If you watch much television or read many magazines, you probably see and hear all sorts of health advice. Don't eat that! Watch your calories! Cut out fat! Stay away from sugar! With all those voices surrounding you telling you what not to eat, you might start to WONDER what you can eat that would be good for you.

One thing a dietician would probably tell you to eat more of is fiber. Of course, the mere mention of the word fiber might conjure up images of eating tree bark or pounds of green vegetables. Making sure your diet is high in fiber is good advice, though, and it can be delicious, too!

Fiber is the indigestible part of plant foods that help move food through the body. There are two types of fiber; soluble (dissolves in water) and insoluble (does not dissolve in water). The main sources of fiber are the plants we eat, including fruits, vegetables, legumes, and grains. Some good examples of high-fiber foods are:

- whole-grain cereals and breads

- fruits such as apples, bananas, berries, and oranges

- green vegetables such as spinach, broccoli, and peas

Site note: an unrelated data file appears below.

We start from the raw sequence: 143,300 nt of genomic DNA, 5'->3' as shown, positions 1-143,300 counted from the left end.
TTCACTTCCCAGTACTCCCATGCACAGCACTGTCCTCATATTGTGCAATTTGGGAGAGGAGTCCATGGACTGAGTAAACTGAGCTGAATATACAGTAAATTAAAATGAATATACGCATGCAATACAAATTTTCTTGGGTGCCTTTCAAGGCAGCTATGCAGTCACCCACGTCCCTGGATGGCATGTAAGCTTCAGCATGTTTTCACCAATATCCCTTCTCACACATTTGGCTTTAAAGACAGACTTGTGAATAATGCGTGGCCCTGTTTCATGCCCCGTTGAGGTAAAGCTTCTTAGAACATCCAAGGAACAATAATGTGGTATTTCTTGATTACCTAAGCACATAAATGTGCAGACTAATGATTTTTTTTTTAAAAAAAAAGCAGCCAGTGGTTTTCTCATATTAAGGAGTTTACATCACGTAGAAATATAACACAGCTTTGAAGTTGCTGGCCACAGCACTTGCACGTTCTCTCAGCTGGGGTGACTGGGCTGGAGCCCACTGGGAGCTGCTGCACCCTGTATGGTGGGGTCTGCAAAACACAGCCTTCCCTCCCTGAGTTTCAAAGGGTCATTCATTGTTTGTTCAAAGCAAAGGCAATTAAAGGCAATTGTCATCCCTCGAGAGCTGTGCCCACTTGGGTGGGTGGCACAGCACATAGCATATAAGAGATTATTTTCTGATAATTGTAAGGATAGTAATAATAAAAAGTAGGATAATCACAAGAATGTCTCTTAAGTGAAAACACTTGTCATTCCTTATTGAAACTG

- legumes such as soybeans and lentils

Eating high-fiber foods has many health benefits. For example, high-fiber diets tend to reduce cholesterol levels while also preventing certain diseases, such as diabetes and heart disease. High-fiber diets can also help you lose weight, since fiber has no calories and high-fiber foods discourage overeating because they're more filling.

Another health benefit of a high-fiber diet is that fiber, especially insoluble fiber, regulates bowel function. While this benefit might not apply as much to younger persons, older adults often use high-fiber diets to avoid constipation.

If you're curious about whether a food contains fiber, just check its nutritional label. The amount of fiber will usually be listed in the section that gives details about carbohydrate content. Dieticians consider foods with five grams or more of fiber per serving to be "high" in fiber, while foods with 2.5-4.9 grams of fiber per serving are "good" sources of fiber.

Unfortunately, studies show that most Americans don't eat enough fiber. So how much is enough? If you're a growing girl, you need at least 20-25 grams of fiber each day. Growing boys need at least 30-40 grams on a daily basis.

If you need to add more fiber to your diet, you can make small changes that can have big effects. For breakfast, try oatmeal or a whole-grain cereal with fresh fruit. For lunch and dinner, use whole-grain options for foods such as breads, pastas, and tortillas. When it's time to snack, choose high-fiber fresh fruits or almonds. And last, but not least, eat your green vegetables!

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